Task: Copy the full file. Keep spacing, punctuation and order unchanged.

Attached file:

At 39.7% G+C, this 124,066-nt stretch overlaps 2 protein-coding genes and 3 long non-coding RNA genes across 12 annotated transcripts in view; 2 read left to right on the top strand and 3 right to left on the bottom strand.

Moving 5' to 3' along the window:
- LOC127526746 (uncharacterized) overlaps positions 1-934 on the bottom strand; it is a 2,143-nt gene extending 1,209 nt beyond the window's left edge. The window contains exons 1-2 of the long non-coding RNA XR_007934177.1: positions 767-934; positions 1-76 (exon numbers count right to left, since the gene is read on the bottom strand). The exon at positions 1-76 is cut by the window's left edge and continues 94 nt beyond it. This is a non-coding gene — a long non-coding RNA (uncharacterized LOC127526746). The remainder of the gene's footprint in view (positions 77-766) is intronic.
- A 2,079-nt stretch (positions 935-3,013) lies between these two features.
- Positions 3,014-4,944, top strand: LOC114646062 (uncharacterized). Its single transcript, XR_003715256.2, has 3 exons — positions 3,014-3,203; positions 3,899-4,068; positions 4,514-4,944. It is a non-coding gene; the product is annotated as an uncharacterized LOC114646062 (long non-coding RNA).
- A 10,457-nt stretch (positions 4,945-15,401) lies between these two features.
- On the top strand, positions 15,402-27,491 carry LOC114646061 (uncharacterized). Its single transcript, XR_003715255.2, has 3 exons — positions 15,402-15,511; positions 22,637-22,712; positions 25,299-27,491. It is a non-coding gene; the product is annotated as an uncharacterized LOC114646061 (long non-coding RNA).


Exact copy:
At 39.7% G+C, this 124,066-nt stretch overlaps 2 protein-coding genes and 3 long non-coding RNA genes across 12 annotated transcripts in view; 2 read left to right on the top strand and 3 right to left on the bottom strand.

Moving 5' to 3' along the window:
- LOC127526746 (uncharacterized) overlaps positions 1-934 on the bottom strand; it is a 2,143-nt gene extending 1,209 nt beyond the window's left edge. The window contains exons 1-2 of the long non-coding RNA XR_007934177.1: positions 767-934; positions 1-76 (exon numbers count right to left, since the gene is read on the bottom strand). The exon at positions 1-76 is cut by the window's left edge and continues 94 nt beyond it. This is a non-coding gene — a long non-coding RNA (uncharacterized LOC127526746). The remainder of the gene's footprint in view (positions 77-766) is intronic.
- A 2,079-nt stretch (positions 935-3,013) lies between these two features.
- Positions 3,014-4,944, top strand: LOC114646062 (uncharacterized). Its single transcript, XR_003715256.2, has 3 exons — positions 3,014-3,203; positions 3,899-4,068; positions 4,514-4,944. It is a non-coding gene; the product is annotated as an uncharacterized LOC114646062 (long non-coding RNA).
- A 10,457-nt stretch (positions 4,945-15,401) lies between these two features.
- On the top strand, positions 15,402-27,491 carry LOC114646061 (uncharacterized). Its single transcript, XR_003715255.2, has 3 exons — positions 15,402-15,511; positions 22,637-22,712; positions 25,299-27,491. It is a non-coding gene; the product is annotated as an uncharacterized LOC114646061 (long non-coding RNA).